Radical Christ – The Only Commandment


“Love God and Love your neighbour” is for Jews and Christians the Greatest Commandment.
This Video Explores the Radical New Ethic proposed by Erich Neumann in his Book Depth Psychology and the New Ethic. (1990)
https://en.wikipedia.org/wiki/Erich_Neumann_(psychologist)

Using ancient Rabinnic Midrash methods in Hebrew Translations Neumann came up with an amazing insight into what neighbour can also be translated to mean.
In a world where the old laws and religions no longer inform and modify our behavior there is a need for a New Ethic.
No longer a dualistic and shadow projection onto an external enemy -which justifies: wars, genocide, racism and self-righteousness.
The new ethic invites us to love our own inner evil and enemy and thereby heal and save the world by saving ourselves.

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Below is a podcast version of the video.

Radical Christ – Saviours and Scapegoats

Early on in the narrative of Jesus’ ministry, the crowd want to make him King.

Both occasions are after he has miraculously fed them (John 6:12-15) and extravagantly made wine from water. (John 2:23-25).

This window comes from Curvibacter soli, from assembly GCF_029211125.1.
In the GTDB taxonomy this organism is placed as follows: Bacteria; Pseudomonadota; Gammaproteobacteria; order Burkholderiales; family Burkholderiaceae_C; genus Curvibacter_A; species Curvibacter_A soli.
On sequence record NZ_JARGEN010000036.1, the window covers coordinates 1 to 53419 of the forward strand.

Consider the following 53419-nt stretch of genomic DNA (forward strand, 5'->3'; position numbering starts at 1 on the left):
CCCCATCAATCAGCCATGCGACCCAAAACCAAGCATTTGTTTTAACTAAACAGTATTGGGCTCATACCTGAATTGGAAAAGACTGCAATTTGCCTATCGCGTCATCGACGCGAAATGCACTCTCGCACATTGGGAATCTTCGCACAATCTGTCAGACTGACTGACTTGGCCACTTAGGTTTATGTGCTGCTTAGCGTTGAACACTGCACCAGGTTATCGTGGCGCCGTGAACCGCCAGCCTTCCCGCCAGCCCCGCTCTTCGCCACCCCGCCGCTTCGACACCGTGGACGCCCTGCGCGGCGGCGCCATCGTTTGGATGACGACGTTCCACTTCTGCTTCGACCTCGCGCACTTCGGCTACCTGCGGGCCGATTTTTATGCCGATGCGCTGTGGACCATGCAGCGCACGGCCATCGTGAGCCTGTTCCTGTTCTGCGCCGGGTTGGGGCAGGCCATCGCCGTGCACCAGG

In a publicist’s nightmare, on both occasions Jesus withdraws from the projection and idolization, “because he knew what was in people’s hearts”.

What was it that Jesus knew?

Carl Jung in his work Aion, has helped us understand the psychology of projection which I unpack in this video.

Understanding how we project our own gold out of the shadows of the unconscious can help us understand (if not desist), from falling in love, worshiping the wrong objects, and even from falling prey to scapegoating others when they don’t meet our unrealistic expectations of them.

We cannot blame the devil, nor make Jesus responsible for our salvation.

As the poet Mary Oliver says, “You are the only person you can save.”

Also available on podcast. The diagram isn’t (grin)


A Radical Christ 10- Miracles: Signs, Wonders, Power

In this episode we continue to explore the public ministry of Jesus as part of his whole life which left us an orienting map for our own journey.
What we regard as the miracles of Jesus life were not intended to be the extraordinary and illogical events we have come to believe miracles to be.
Instead these moments were the symptoms of an integrated and inclusive life that empowered ordinary people with wonder at their own being and belonging in the world.